There is now conclusive evidence from many laboratories that microorganisms with thick cell walls, such as Gram-positive bacteria, mycobacteria and fungi, do produce EVs (comprehensive information on EV research can be found on the community web portal, EVpedia99,100,101,102). These vesicles are associated with important virulence factors and have been shown to be biologically active, causing host cell death, eliciting immune responses and, in some cases, conferring disease protection. Collectively, these findings directly implicate EVs in the pathogenesis of many infectious diseases. The existence of EVs produced by microorganisms with thick cell walls is now generally accepted, but their ability to cross the thick cell wall raises fascinating questions regarding the cellular mechanisms responsible for this phenomenon. As the EV field is young, many of these important questions remain unanswered. Although the study of EV production in Gram-positive bacteria, mycobacteria and fungi has intensified, the mechanism of vesiculogenesis in these cell-walled organisms remains poorly understood, and how the release of vesicular contents is regulated is also an important question. Future work may elucidate the temporal control of the production and/or disruption of EVs (Box 3).

The study of vesiculogenesis in Gram-negative bacteria has already resulted in vaccines derived from detergent-extracted OMVs (dOMVs), induced natural blebbing OMVs (nOMVs), OMV proteoliposomes and lipidic nanovesicles25. Vaccines from OMVs have been licensed for Neisseria meningitidis serogroup B, and OMV formulations against other Gram-negative bacteria are currently being pursued103,104. EVs isolated from pathogenic Gram-positive bacteria, such as B. anthracis and S. pneumonia, and from pathogenic mycobacteria, such as M. tuberculosis, elicit an immune response that in some cases offers disease protection, and these findings show that there is a potential for vaccines to be developed from EVs from Gram-positive bacteria4,9,38.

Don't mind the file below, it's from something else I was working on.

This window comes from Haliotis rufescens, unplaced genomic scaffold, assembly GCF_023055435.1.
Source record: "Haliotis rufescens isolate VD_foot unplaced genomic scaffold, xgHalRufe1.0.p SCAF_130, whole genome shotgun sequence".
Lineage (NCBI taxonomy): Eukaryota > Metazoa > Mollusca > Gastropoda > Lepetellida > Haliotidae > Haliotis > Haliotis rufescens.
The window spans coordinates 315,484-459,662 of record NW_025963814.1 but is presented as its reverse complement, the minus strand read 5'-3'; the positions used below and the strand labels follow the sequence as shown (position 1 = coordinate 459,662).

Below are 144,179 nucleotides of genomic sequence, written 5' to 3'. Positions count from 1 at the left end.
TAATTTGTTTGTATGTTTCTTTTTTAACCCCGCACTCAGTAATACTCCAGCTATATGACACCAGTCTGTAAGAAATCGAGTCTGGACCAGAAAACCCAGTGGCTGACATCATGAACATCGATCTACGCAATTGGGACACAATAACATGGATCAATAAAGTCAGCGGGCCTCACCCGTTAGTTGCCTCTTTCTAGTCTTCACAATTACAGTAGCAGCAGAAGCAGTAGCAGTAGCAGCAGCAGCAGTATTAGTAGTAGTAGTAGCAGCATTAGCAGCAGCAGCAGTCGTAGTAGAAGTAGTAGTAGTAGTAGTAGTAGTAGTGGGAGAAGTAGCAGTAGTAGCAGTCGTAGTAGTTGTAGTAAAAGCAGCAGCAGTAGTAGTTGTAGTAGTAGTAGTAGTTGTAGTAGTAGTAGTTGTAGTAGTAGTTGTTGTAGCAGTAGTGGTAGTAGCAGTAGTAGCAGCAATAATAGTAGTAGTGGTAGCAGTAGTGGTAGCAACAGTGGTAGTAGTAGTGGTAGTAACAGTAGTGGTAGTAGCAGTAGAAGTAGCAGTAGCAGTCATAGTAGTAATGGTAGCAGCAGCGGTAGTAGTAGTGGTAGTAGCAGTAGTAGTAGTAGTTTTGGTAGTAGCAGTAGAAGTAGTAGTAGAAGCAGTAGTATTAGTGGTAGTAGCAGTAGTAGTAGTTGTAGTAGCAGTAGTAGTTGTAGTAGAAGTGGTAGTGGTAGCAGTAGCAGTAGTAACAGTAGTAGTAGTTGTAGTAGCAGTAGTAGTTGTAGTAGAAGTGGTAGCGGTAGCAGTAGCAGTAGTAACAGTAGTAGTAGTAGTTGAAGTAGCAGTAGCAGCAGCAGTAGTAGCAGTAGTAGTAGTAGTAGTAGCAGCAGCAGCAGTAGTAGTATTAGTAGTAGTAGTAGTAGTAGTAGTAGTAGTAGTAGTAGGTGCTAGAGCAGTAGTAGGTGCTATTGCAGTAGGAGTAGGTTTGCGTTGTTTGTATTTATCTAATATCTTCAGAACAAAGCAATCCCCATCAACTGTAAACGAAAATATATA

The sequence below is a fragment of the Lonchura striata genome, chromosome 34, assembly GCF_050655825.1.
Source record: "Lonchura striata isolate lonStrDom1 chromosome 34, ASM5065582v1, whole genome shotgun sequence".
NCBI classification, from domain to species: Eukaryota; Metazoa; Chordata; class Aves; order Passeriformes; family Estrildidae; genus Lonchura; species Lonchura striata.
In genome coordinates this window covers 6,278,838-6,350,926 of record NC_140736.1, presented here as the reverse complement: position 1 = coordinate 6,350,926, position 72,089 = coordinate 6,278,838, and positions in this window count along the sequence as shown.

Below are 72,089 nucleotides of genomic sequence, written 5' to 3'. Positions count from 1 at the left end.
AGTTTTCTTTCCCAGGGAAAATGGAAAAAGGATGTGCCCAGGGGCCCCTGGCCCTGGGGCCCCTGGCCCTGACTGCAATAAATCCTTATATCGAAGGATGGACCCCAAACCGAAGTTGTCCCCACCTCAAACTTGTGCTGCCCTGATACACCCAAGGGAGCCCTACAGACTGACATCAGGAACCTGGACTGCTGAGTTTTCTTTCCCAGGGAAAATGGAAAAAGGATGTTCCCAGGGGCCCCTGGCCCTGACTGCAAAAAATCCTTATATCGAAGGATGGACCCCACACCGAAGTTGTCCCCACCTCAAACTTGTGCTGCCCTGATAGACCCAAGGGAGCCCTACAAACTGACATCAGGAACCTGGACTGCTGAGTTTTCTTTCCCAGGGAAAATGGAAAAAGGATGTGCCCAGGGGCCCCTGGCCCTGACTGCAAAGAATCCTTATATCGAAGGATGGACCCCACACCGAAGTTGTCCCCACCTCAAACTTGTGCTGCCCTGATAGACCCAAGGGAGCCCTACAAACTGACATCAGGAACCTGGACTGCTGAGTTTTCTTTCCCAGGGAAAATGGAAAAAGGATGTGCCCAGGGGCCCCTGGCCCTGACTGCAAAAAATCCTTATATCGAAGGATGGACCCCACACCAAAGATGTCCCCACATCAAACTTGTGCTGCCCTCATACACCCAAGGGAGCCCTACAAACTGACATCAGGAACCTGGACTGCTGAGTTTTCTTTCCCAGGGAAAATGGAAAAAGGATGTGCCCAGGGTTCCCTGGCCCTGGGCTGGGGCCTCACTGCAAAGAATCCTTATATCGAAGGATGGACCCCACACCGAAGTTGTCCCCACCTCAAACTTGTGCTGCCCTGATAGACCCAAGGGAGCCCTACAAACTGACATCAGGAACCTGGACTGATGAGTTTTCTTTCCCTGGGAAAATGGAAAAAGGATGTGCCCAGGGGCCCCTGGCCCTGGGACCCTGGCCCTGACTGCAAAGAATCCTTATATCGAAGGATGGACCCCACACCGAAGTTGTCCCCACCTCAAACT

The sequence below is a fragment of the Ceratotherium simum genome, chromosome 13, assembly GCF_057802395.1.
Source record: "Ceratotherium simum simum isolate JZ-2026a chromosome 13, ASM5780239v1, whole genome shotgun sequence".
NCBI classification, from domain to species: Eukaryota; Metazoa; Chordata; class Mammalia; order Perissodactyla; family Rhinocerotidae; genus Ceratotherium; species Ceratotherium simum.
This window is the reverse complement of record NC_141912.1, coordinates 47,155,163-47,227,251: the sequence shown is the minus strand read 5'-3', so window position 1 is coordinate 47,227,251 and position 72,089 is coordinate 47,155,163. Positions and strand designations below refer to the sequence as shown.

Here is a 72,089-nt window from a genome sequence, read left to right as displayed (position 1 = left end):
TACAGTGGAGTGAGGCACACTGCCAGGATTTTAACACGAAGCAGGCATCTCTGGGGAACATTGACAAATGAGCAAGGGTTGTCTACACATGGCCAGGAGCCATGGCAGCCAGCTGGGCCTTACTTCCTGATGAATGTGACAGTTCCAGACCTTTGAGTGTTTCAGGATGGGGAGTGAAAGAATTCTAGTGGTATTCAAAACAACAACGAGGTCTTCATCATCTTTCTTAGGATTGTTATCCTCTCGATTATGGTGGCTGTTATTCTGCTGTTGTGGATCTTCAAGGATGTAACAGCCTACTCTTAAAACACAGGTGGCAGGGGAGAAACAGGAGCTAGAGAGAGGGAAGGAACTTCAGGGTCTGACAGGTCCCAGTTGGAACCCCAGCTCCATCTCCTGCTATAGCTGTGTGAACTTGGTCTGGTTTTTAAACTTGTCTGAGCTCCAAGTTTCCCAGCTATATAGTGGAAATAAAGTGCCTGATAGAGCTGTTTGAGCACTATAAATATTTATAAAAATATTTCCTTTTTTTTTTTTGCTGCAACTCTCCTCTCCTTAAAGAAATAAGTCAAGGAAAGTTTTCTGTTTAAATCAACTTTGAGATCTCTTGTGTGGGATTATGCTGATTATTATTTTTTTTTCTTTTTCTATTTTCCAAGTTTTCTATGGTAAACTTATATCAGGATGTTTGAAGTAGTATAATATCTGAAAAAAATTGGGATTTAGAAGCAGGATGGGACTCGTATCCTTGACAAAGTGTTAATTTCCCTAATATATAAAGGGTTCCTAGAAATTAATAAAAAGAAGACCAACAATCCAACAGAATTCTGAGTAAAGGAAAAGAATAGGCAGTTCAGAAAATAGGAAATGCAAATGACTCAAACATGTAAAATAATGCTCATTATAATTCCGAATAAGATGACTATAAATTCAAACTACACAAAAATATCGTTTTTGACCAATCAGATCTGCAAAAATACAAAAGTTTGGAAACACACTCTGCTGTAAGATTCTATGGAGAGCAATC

Although the genetic regulation of EV production, release and pathogenesis is an important topic, perhaps the most challenging unsolved question in the field is the mechanism by which EVs are able to traverse the Gram-positive, mycobacterial and fungal cell walls. Current knowledge in the field is mainly limited to basic biological studies that characterize EVs but lack mechanistic insights; however, these studies are an important foundation for future molecular and immunological research. As EV production is a phenomenon that affects all aspects of microbial physiology, ranging from biofilm formation to secretion and pathogenesis, we hope that this Review will stimulate more work on vesiculogenesis in microorganisms with thick cell walls and will encourage more investigators to look for EVs in their favourite Gram-positive bacteria, mycobacteria and fungi.